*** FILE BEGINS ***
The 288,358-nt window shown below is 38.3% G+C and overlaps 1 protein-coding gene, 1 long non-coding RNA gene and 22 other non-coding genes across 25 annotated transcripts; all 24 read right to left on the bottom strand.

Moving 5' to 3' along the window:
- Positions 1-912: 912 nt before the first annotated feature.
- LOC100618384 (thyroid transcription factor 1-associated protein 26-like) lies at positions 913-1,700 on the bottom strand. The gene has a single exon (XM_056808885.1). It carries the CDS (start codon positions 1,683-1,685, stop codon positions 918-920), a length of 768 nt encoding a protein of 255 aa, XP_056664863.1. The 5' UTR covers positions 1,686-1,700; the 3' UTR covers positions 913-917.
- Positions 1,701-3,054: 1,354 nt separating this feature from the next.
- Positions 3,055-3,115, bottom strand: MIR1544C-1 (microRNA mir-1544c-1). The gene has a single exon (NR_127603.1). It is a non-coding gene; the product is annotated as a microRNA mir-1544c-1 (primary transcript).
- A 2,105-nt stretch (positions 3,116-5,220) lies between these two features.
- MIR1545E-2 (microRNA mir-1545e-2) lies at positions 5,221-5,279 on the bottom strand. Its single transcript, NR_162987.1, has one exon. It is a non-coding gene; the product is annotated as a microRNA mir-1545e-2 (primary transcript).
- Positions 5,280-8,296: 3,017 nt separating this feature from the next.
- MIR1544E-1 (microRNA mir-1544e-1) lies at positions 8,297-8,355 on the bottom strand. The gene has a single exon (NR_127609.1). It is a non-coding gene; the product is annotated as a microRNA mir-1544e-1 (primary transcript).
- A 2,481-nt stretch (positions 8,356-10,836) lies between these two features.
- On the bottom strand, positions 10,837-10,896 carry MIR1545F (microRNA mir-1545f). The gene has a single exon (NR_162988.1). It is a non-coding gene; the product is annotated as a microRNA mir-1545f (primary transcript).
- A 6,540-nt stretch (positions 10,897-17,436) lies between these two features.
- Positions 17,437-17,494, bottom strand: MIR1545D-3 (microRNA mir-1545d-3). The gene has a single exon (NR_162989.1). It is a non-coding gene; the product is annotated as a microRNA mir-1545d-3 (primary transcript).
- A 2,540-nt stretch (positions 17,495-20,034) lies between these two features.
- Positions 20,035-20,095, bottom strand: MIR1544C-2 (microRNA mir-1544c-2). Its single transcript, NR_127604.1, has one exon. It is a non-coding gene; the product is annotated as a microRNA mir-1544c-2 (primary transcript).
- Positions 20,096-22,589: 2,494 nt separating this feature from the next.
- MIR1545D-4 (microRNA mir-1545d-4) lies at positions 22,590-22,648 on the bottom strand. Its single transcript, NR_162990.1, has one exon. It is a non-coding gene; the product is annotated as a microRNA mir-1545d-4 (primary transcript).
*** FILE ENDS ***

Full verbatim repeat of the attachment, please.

The 288,358-nt window shown below is 38.3% G+C and overlaps 1 protein-coding gene, 1 long non-coding RNA gene and 22 other non-coding genes across 25 annotated transcripts; all 24 read right to left on the bottom strand.

Moving 5' to 3' along the window:
- Positions 1-912: 912 nt before the first annotated feature.
- LOC100618384 (thyroid transcription factor 1-associated protein 26-like) lies at positions 913-1,700 on the bottom strand. The gene has a single exon (XM_056808885.1). It carries the CDS (start codon positions 1,683-1,685, stop codon positions 918-920), a length of 768 nt encoding a protein of 255 aa, XP_056664863.1. The 5' UTR covers positions 1,686-1,700; the 3' UTR covers positions 913-917.
- Positions 1,701-3,054: 1,354 nt separating this feature from the next.
- Positions 3,055-3,115, bottom strand: MIR1544C-1 (microRNA mir-1544c-1). The gene has a single exon (NR_127603.1). It is a non-coding gene; the product is annotated as a microRNA mir-1544c-1 (primary transcript).
- A 2,105-nt stretch (positions 3,116-5,220) lies between these two features.
- MIR1545E-2 (microRNA mir-1545e-2) lies at positions 5,221-5,279 on the bottom strand. Its single transcript, NR_162987.1, has one exon. It is a non-coding gene; the product is annotated as a microRNA mir-1545e-2 (primary transcript).
- Positions 5,280-8,296: 3,017 nt separating this feature from the next.
- MIR1544E-1 (microRNA mir-1544e-1) lies at positions 8,297-8,355 on the bottom strand. The gene has a single exon (NR_127609.1). It is a non-coding gene; the product is annotated as a microRNA mir-1544e-1 (primary transcript).
- A 2,481-nt stretch (positions 8,356-10,836) lies between these two features.
- On the bottom strand, positions 10,837-10,896 carry MIR1545F (microRNA mir-1545f). The gene has a single exon (NR_162988.1). It is a non-coding gene; the product is annotated as a microRNA mir-1545f (primary transcript).
- A 6,540-nt stretch (positions 10,897-17,436) lies between these two features.
- Positions 17,437-17,494, bottom strand: MIR1545D-3 (microRNA mir-1545d-3). The gene has a single exon (NR_162989.1). It is a non-coding gene; the product is annotated as a microRNA mir-1545d-3 (primary transcript).
- A 2,540-nt stretch (positions 17,495-20,034) lies between these two features.
- Positions 20,035-20,095, bottom strand: MIR1544C-2 (microRNA mir-1544c-2). Its single transcript, NR_127604.1, has one exon. It is a non-coding gene; the product is annotated as a microRNA mir-1544c-2 (primary transcript).
- Positions 20,096-22,589: 2,494 nt separating this feature from the next.
- MIR1545D-4 (microRNA mir-1545d-4) lies at positions 22,590-22,648 on the bottom strand. Its single transcript, NR_162990.1, has one exon. It is a non-coding gene; the product is annotated as a microRNA mir-1545d-4 (primary transcript).